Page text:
No substantial evidentiary support exists for the risible proposition that America is a "Christian Nation" in any sense other than irrelevant demographics.‡ The Constitution is a secular document, it mentions no religion and explicitly disclaims an Establishment of an official religion. Further, no substantial evidentiary support exists or can exist for the proposition that by taking over AIG, the government is endorsing Islam. The government is trying, with debatable wisdom, to stabilize a deteriorating economy -- not to encourage people to convert to Islam. These claims are so far beyond the realm of common sense and the limits of admissible evidence that they, too, constitute a violation of Rule 11(b).

The TMLC should be ashamed of itself and should withdraw the lawsuit immediately. Failing that, the United States Attorney's office should file a Rule 12(b)(6) motion in this case and bitch-slap the TMLC into a Rule 11 hearing for tens of thousands of dollars' worth of monetary sanctions and a review of the TMLC's 501(c)(3) status.

See also more condemnations of this misuse of the civil justice system from the rightward but nonreligious side of the blogosphere at Secular Right and Volokh Conspiracy.


* In so doing, I would draw scarce objection from TMLC itself, which describes itself as "...dedicated to the defense and promotion of the religious freedom of Christians, time-honored family values, and the sanctity of human life."

† Maybe the problem is that these otherwise morally-defensible decisions about how to invest money come with an Arabic-sounding name attached to them. Perhaps all the government needs to do is have AIG rename it the "St. Thomas More Fund."

‡ Now, that's not to say that Christianity has not been of powerful cultural significance in our history. Of course it has, and many (although not all) of its influences have been positive and morally praiseworthy. It's one thing to say that historically, most Americans have been Christians. It's something else to say that the Constitution of the United States creates a Christian form of government, and it is only to that last proposition that I object.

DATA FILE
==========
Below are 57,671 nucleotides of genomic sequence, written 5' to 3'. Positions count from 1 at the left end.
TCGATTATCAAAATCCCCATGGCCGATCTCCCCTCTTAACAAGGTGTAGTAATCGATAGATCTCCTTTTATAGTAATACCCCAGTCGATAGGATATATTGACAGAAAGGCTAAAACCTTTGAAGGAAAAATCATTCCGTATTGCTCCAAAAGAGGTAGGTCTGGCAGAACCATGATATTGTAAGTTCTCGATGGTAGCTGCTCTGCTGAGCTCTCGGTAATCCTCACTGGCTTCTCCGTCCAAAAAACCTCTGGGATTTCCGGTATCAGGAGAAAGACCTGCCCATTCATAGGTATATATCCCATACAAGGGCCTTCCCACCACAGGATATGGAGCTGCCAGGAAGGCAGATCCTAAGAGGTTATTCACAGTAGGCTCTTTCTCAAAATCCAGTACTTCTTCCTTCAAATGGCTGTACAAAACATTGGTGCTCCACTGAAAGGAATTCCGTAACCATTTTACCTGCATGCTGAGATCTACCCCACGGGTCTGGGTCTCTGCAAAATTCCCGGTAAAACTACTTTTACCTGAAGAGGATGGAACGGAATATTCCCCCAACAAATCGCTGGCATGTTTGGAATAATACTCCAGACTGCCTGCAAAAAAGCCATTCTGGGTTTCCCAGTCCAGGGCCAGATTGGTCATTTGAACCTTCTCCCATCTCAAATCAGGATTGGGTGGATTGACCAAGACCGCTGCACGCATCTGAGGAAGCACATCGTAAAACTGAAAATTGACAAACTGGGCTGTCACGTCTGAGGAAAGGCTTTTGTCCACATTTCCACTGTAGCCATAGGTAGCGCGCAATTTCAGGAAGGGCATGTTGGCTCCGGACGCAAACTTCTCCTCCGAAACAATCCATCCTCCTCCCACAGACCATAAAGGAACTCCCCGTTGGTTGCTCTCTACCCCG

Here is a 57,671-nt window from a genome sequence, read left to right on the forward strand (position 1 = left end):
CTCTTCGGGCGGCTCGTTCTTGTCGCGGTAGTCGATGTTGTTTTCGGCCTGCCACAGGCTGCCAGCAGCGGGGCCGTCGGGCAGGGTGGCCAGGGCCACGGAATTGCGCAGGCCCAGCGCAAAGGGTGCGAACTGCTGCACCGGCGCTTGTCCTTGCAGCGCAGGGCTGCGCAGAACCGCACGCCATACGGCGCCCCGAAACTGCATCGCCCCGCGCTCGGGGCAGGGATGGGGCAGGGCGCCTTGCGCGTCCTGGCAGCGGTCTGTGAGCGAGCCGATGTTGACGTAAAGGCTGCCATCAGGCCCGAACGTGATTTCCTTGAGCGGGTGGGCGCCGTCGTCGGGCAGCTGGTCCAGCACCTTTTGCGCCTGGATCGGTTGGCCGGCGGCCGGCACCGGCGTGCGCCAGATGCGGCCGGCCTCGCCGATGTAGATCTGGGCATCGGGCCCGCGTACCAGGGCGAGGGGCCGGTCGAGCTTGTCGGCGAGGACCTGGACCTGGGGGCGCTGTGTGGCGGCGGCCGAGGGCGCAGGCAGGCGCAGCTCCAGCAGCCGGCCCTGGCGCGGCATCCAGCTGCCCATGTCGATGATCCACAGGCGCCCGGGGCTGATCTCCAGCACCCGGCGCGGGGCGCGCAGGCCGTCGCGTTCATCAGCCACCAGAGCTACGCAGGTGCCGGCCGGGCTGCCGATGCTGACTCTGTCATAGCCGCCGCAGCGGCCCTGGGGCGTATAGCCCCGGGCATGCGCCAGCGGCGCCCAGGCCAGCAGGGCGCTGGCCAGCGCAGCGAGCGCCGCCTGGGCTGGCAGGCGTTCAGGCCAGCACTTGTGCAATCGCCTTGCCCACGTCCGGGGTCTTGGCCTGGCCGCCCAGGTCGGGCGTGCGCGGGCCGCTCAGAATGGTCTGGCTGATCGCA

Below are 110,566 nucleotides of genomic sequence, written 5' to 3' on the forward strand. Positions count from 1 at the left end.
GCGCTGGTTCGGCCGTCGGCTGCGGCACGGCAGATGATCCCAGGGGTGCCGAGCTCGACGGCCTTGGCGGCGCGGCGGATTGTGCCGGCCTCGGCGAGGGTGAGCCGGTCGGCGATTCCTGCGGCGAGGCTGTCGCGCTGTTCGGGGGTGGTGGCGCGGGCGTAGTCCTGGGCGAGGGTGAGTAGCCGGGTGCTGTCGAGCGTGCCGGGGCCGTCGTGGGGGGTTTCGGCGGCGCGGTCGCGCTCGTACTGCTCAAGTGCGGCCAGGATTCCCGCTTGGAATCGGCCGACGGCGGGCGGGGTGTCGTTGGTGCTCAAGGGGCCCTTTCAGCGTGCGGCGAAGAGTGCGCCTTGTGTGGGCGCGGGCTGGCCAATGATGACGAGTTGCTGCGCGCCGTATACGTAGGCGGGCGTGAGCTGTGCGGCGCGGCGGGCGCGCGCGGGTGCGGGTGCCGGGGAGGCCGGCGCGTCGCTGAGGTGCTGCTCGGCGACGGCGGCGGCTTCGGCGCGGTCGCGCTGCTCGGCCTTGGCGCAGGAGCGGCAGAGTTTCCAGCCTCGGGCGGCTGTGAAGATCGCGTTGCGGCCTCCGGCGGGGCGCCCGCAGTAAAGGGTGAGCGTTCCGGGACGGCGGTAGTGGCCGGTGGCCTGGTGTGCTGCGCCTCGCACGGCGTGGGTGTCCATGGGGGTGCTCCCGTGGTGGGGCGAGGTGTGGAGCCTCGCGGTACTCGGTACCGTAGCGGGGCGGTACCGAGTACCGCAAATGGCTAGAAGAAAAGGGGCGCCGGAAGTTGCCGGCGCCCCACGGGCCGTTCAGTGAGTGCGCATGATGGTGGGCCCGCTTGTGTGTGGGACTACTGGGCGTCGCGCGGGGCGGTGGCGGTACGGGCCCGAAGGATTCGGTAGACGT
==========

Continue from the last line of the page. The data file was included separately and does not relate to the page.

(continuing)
6 comments:

David Schraub said...

I don't disagree at all that these guys should be Rule 11'd to death. Quick quibbles though:

1) There are no such thing as "Judeo-Christians". There are Christians who like cloak themselves in faux-diversity by tacking on "Judeo-" to essentially Christian political or social positions, but it is rare when any linkage to actual Jewish belief is anything more than coincidental (no Jewish group, I'm sure, would be caught dead joining this lawsuit).

2) Church/state suits often can get around the general ban on taxpayer standing through Flast v. Cohen. The Roberts court took a hatchet to Flast in the Hein case, but refused to overrule Flast, making Hein unintelligible and rendering the actual rule unclear.

stella said...
This comment has been removed by a blog administrator.
Transplanted Lawyer said...

Second comment deleted for violation of "no advertising" policy.

Joshua said...

David, the term "Judeo-Christian" is also used by some Jews and Jewish groups when they want to sound like they are part of some larger religious/moral system. And certain Jewish groups will use the term when they are trying to promote some alliance of Judaism and Christianity against all other comers. To me, Judaism seems in many ways more similar to Islam than to Christianity but that's only tangentially related.

Bunny said...

Does anyone know what has happened to this lawsuit? I cant seem to find any updates on it - was an injunction ever granted?

Transplanted Lawyer said...

Well, the District Court didn't see it the way I did and on May 26, 2009, denied the Government's motion to dismiss under Rules 12(b)(1) and 12(b)(6). That effectively immunizes TMLC from Rule 11 sanctions because at least one judge agrees that they brought a colorable claim.

From there, you'll have to go to PACER, and follow the case number (E.D. Mi. case no. 2:08-cv-15147-LPZ-MKM) to get the current status. I'd have to image there is some sort of settlement or disposition by now, and if TMLC isn't loudly crowing its victory then that means there was either an out-of-court settlement (possibly involving confidentiality) or a disposition favorable to the government. After reading the linked order on the 12(b)(6) motion, I still think the district judge got it wrong and the case falls entirely within the parameters of Hein, but I shouldn't be surprised if the courts choose to apply already-inconsistent standing rules in an inconsistent fashion.